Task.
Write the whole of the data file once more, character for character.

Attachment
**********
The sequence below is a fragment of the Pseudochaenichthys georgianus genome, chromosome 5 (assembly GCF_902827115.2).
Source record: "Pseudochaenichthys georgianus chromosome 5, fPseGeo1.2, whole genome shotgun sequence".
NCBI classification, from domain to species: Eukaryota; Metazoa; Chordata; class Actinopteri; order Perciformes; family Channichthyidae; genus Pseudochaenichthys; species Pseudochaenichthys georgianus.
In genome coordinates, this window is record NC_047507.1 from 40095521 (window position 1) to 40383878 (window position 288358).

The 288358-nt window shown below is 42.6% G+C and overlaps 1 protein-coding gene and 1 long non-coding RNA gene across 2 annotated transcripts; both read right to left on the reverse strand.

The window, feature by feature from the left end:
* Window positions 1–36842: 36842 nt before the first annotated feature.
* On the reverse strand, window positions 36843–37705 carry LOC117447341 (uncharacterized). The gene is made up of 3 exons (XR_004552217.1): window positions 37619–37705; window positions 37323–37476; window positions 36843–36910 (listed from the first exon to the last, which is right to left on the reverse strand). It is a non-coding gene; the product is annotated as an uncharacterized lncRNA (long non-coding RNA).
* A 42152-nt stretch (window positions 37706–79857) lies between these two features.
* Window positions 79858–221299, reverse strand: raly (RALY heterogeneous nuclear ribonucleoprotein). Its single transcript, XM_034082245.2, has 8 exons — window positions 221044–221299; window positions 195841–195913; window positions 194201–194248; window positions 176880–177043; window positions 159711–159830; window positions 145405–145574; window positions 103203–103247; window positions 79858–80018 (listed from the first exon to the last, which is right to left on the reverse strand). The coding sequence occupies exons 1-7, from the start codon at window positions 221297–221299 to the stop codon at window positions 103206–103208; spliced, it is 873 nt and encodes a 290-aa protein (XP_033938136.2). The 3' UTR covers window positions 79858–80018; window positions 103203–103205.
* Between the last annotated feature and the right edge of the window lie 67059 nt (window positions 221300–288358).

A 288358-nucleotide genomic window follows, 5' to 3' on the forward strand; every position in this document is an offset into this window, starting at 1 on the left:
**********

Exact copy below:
The sequence below is a fragment of the Pseudochaenichthys georgianus genome, chromosome 5 (assembly GCF_902827115.2).
Source record: "Pseudochaenichthys georgianus chromosome 5, fPseGeo1.2, whole genome shotgun sequence".
NCBI classification, from domain to species: Eukaryota; Metazoa; Chordata; class Actinopteri; order Perciformes; family Channichthyidae; genus Pseudochaenichthys; species Pseudochaenichthys georgianus.
In genome coordinates, this window is record NC_047507.1 from 40095521 (window position 1) to 40383878 (window position 288358).

The 288358-nt window shown below is 42.6% G+C and overlaps 1 protein-coding gene and 1 long non-coding RNA gene across 2 annotated transcripts; both read right to left on the reverse strand.

The window, feature by feature from the left end:
* Window positions 1–36842: 36842 nt before the first annotated feature.
* On the reverse strand, window positions 36843–37705 carry LOC117447341 (uncharacterized). The gene is made up of 3 exons (XR_004552217.1): window positions 37619–37705; window positions 37323–37476; window positions 36843–36910 (listed from the first exon to the last, which is right to left on the reverse strand). It is a non-coding gene; the product is annotated as an uncharacterized lncRNA (long non-coding RNA).
* A 42152-nt stretch (window positions 37706–79857) lies between these two features.
* Window positions 79858–221299, reverse strand: raly (RALY heterogeneous nuclear ribonucleoprotein). Its single transcript, XM_034082245.2, has 8 exons — window positions 221044–221299; window positions 195841–195913; window positions 194201–194248; window positions 176880–177043; window positions 159711–159830; window positions 145405–145574; window positions 103203–103247; window positions 79858–80018 (listed from the first exon to the last, which is right to left on the reverse strand). The coding sequence occupies exons 1-7, from the start codon at window positions 221297–221299 to the stop codon at window positions 103206–103208; spliced, it is 873 nt and encodes a 290-aa protein (XP_033938136.2). The 3' UTR covers window positions 79858–80018; window positions 103203–103205.
* Between the last annotated feature and the right edge of the window lie 67059 nt (window positions 221300–288358).

A 288358-nucleotide genomic window follows, 5' to 3' on the forward strand; every position in this document is an offset into this window, starting at 1 on the left: